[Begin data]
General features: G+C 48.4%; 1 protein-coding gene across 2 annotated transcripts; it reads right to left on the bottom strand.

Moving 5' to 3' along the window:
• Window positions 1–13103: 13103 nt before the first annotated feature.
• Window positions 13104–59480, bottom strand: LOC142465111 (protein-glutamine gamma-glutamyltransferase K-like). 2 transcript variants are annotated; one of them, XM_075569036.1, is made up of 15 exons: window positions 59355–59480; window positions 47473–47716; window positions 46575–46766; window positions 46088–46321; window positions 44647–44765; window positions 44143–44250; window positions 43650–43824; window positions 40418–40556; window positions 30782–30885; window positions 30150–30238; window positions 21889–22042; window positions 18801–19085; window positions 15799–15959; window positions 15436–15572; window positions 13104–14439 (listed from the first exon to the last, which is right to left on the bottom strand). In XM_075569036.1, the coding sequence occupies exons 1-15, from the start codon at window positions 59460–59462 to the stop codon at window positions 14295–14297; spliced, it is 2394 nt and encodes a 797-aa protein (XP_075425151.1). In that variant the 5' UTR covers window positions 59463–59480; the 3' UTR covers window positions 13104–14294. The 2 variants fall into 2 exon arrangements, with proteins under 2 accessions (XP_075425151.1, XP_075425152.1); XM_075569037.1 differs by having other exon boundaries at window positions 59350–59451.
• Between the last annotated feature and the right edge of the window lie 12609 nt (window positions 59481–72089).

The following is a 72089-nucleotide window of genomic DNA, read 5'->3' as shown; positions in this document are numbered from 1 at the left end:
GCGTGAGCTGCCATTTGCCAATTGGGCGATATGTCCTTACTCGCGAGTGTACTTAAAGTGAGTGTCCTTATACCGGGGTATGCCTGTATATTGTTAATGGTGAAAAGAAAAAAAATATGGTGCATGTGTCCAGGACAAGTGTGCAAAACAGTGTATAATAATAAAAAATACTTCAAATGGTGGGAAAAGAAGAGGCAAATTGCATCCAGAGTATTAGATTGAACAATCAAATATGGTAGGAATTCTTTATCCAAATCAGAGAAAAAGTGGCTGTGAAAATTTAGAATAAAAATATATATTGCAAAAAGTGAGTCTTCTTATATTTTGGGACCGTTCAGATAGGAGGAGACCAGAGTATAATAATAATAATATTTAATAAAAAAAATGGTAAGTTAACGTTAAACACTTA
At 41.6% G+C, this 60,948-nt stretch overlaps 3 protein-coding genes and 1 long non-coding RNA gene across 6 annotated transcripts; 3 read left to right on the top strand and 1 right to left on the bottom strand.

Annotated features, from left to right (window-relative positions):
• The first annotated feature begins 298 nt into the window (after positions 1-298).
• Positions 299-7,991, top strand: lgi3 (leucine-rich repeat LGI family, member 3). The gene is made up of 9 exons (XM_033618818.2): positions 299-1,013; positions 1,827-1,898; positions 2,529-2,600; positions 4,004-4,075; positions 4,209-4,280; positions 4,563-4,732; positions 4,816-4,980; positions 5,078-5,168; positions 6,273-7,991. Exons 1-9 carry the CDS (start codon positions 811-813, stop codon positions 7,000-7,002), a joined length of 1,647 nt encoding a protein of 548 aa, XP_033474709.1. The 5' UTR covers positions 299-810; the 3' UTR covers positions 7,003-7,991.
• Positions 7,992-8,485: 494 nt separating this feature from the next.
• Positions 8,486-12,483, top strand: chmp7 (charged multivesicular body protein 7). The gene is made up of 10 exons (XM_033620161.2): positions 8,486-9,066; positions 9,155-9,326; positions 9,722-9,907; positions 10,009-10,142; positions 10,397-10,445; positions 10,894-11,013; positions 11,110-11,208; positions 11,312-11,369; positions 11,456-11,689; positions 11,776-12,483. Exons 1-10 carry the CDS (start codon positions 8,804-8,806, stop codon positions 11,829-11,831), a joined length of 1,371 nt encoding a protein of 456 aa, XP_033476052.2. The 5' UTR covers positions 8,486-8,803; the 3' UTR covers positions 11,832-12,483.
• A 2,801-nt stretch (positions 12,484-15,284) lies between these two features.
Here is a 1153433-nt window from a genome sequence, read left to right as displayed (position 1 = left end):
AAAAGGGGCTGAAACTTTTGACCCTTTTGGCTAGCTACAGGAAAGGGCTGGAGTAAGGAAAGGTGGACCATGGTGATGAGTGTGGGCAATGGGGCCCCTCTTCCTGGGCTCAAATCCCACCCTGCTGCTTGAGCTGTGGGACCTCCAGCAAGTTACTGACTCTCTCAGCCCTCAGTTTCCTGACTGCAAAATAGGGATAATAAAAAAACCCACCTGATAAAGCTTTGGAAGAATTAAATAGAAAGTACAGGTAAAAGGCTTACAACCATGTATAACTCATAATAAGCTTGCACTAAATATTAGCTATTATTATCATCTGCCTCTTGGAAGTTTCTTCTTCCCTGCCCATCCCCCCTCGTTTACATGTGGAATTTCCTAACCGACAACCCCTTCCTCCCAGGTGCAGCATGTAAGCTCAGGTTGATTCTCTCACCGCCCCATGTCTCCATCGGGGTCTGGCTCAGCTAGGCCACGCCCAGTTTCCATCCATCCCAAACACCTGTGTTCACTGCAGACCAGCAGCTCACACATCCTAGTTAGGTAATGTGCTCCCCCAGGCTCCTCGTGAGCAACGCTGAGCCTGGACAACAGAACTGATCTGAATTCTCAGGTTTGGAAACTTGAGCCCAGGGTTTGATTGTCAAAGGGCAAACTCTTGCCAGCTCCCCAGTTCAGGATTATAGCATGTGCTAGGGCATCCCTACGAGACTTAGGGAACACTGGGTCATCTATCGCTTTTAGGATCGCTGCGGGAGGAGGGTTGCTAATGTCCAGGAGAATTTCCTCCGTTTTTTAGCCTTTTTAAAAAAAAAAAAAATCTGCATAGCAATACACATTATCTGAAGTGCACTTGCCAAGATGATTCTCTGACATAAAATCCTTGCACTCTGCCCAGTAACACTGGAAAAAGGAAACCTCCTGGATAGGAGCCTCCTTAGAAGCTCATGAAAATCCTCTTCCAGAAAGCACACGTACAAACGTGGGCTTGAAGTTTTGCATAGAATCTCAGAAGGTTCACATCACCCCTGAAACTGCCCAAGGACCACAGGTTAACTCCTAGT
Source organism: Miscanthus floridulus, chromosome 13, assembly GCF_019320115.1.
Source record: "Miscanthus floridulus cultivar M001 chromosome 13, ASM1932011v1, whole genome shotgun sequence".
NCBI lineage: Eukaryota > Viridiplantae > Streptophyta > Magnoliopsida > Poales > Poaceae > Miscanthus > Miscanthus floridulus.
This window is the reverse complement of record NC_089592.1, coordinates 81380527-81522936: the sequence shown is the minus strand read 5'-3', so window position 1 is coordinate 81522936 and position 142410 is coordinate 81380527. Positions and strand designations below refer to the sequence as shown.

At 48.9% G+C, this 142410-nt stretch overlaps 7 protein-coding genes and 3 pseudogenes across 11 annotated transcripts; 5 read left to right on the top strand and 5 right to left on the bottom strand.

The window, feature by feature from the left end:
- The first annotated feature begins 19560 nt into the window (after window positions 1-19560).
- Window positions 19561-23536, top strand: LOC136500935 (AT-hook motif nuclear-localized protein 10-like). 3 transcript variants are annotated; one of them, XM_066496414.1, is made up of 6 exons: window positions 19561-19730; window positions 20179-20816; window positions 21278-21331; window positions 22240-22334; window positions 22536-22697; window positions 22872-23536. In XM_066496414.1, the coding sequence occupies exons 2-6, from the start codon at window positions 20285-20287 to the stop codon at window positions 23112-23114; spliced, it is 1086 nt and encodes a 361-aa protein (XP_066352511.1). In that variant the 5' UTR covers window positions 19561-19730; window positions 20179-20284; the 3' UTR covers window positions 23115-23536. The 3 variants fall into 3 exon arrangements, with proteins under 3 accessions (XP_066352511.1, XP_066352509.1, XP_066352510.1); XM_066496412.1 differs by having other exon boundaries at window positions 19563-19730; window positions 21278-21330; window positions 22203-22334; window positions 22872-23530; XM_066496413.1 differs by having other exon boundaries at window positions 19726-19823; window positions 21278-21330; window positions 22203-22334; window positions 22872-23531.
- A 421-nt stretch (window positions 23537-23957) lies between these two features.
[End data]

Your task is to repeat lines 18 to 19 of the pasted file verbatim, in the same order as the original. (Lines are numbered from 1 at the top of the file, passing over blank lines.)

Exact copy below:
Source record: "Miscanthus floridulus cultivar M001 chromosome 13, ASM1932011v1, whole genome shotgun sequence".
NCBI lineage: Eukaryota > Viridiplantae > Streptophyta > Magnoliopsida > Poales > Poaceae > Miscanthus > Miscanthus floridulus.